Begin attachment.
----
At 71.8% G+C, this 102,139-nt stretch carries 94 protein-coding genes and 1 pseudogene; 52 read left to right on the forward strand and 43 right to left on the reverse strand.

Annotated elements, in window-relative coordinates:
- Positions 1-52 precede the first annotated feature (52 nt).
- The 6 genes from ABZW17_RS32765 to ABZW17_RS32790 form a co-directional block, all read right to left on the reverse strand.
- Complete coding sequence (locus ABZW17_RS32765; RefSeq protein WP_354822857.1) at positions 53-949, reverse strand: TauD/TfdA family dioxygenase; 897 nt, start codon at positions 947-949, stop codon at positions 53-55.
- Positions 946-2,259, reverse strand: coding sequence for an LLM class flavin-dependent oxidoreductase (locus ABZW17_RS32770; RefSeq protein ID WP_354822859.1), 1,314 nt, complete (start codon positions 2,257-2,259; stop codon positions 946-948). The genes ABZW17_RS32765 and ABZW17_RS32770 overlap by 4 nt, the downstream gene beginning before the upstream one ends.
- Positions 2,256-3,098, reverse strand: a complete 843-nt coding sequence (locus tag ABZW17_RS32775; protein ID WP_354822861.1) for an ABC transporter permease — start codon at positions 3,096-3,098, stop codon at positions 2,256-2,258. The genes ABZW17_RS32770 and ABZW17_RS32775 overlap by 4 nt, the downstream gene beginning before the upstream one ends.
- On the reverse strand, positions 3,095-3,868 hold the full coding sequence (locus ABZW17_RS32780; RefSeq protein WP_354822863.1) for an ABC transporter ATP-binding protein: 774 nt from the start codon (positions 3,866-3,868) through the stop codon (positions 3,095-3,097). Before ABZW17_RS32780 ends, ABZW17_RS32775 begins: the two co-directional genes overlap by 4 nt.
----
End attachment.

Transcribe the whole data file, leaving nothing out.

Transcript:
At 71.8% G+C, this 102,139-nt stretch carries 94 protein-coding genes and 1 pseudogene; 52 read left to right on the forward strand and 43 right to left on the reverse strand.

Annotated elements, in window-relative coordinates:
- Positions 1-52 precede the first annotated feature (52 nt).
- The 6 genes from ABZW17_RS32765 to ABZW17_RS32790 form a co-directional block, all read right to left on the reverse strand.
- Complete coding sequence (locus ABZW17_RS32765; RefSeq protein WP_354822857.1) at positions 53-949, reverse strand: TauD/TfdA family dioxygenase; 897 nt, start codon at positions 947-949, stop codon at positions 53-55.
- Positions 946-2,259, reverse strand: coding sequence for an LLM class flavin-dependent oxidoreductase (locus ABZW17_RS32770; RefSeq protein ID WP_354822859.1), 1,314 nt, complete (start codon positions 2,257-2,259; stop codon positions 946-948). The genes ABZW17_RS32765 and ABZW17_RS32770 overlap by 4 nt, the downstream gene beginning before the upstream one ends.
- Positions 2,256-3,098, reverse strand: a complete 843-nt coding sequence (locus tag ABZW17_RS32775; protein ID WP_354822861.1) for an ABC transporter permease — start codon at positions 3,096-3,098, stop codon at positions 2,256-2,258. The genes ABZW17_RS32770 and ABZW17_RS32775 overlap by 4 nt, the downstream gene beginning before the upstream one ends.
- On the reverse strand, positions 3,095-3,868 hold the full coding sequence (locus ABZW17_RS32780; RefSeq protein WP_354822863.1) for an ABC transporter ATP-binding protein: 774 nt from the start codon (positions 3,866-3,868) through the stop codon (positions 3,095-3,097). Before ABZW17_RS32780 ends, ABZW17_RS32775 begins: the two co-directional genes overlap by 4 nt.